The Sikorsky S-76 is an American medium-size commercial utility helicopter, manufactured by the Sikorsky Aircraft Corporation.
The Sopwith Baby was a British single-seat tractor seaplane used by the Royal Naval Air Service (RNAS) from 1915.
In aeronautics, a spoiler (sometimes called a lift spoiler or lift dumper) is a device intended to intentionally reduce the lift component of an airfoil in a controlled way.
An aircraft stabilizer is an aerodynamic surface, typically including one or more movable control surfaces, that provides longitudinal (pitch) and/or directional (yaw) stability and control.
In fluid dynamics, a stall is a reduction in the lift coefficient generated by a foil as angle of attack increases.
The Rolls-Royce Griffon engine was designed in answer to Royal Naval specifications for an engine capable of generating good power at low altitudes.
Takeoff is the phase of flight in which an aerospace vehicle or an animal goes from the ground to flying in the air.
A thermal column (or thermal) is a column of rising air in the lower altitudes of Earth's atmosphere, a form of atmospheric updraft.
In aeronautics, transonic (or transsonic) flight is flying at or near the speed of sound (at sea level under average conditions), relative to the air through which the vehicle is traveling.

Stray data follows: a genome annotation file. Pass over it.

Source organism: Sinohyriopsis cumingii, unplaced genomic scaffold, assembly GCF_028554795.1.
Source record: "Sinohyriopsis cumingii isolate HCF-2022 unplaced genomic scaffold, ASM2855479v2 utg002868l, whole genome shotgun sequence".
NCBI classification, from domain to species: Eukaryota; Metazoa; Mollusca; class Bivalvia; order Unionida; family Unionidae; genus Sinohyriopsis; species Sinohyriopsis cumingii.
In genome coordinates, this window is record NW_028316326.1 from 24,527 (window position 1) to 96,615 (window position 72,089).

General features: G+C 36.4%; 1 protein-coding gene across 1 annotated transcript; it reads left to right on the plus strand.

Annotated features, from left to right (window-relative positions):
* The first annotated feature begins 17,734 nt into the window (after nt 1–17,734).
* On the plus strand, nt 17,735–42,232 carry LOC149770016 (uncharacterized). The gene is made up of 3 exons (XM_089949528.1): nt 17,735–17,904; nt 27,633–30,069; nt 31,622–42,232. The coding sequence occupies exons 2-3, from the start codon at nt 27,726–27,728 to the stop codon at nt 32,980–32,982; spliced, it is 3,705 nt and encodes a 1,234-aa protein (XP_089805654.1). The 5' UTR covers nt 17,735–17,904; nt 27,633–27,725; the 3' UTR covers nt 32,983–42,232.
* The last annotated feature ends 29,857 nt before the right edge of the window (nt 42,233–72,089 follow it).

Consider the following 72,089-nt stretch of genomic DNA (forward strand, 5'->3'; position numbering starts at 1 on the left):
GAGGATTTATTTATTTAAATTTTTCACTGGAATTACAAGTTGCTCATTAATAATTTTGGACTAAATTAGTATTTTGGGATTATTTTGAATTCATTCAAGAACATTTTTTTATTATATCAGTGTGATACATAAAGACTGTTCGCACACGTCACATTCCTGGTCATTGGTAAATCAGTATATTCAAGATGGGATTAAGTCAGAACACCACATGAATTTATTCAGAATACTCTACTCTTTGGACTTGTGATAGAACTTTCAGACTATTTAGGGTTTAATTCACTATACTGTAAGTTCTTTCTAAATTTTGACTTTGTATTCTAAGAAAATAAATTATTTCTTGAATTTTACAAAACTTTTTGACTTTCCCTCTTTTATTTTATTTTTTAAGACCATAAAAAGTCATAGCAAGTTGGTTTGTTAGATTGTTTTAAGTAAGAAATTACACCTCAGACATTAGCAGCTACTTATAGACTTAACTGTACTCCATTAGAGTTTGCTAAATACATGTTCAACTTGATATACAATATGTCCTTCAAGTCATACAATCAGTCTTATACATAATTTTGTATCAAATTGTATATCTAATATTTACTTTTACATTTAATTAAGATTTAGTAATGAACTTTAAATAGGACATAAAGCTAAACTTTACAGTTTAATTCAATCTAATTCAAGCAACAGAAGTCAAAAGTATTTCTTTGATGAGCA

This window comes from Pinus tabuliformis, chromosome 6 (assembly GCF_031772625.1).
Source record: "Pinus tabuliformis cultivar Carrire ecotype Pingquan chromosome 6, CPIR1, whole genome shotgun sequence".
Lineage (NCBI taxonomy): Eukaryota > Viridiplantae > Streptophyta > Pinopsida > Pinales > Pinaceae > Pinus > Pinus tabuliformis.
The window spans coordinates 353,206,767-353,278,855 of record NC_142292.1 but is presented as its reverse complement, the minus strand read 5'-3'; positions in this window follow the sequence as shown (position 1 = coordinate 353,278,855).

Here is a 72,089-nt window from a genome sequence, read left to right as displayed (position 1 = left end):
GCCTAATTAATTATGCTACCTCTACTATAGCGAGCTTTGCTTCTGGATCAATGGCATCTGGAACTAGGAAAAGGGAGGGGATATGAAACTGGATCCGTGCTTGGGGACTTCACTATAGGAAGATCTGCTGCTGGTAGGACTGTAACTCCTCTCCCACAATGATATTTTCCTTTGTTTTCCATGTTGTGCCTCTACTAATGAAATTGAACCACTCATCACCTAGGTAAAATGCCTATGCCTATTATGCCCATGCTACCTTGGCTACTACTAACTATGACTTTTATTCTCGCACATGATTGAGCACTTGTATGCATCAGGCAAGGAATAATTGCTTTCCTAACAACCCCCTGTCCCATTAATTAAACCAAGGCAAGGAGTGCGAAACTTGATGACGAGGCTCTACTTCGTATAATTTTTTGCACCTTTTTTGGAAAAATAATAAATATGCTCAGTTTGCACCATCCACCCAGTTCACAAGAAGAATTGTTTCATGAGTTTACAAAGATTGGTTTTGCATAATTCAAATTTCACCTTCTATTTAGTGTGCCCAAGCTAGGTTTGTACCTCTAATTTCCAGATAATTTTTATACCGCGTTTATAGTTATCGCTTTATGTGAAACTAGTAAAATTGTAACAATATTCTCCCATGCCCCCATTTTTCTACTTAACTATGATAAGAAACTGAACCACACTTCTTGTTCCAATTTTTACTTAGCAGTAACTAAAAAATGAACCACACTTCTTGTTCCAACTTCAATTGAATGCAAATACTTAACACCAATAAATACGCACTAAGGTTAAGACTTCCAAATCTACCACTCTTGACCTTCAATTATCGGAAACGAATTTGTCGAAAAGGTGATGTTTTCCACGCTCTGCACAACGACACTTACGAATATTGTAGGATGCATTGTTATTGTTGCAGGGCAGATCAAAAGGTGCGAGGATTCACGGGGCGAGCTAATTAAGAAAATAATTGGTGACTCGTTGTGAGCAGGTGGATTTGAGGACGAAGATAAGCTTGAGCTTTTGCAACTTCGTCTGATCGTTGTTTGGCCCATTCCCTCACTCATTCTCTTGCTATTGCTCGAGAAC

The true airspeed (TAS; also KTAS, for knots true airspeed) of an aircraft is the speed of the aircraft relative to the airmass in which it is flying.
The United Kingdom of Great Britain and Northern Ireland, commonly known as the United Kingdom (UK) or Britain,Usage is mixed with some organisations, including the and preferring to use Britain as shorthand for Great Britain is a sovereign country in western Europe.
The Waco Custom Cabins were a series of up-market single-engined four-to-five-seat cabin sesquiplanes of the late 1930s produced by the Waco Aircraft Company of the United States.
A wing is a type of fin that produces lift, while moving through air or some other fluid.
In aerodynamics, wing loading is the total weight of an aircraft divided by the area of its wing.
The wing root is the part of the wing on a fixed-wing aircraft that is closest to the fuselage.
World War II (often abbreviated to WWII or WW2), also known as the Second World War, was a global war that lasted from 1939 to 1945, although conflicts reflecting the ideological clash between what would become the Allied and Axis blocs began earlier.
The Wright brothers, Orville (August 19, 1871 – January 30, 1948) and Wilbur (April 16, 1867 – May 30, 1912), were two American aviators, engineers, inventors, and aviation pioneers who are generally credited with inventing, building, and flying the world's first successful airplane.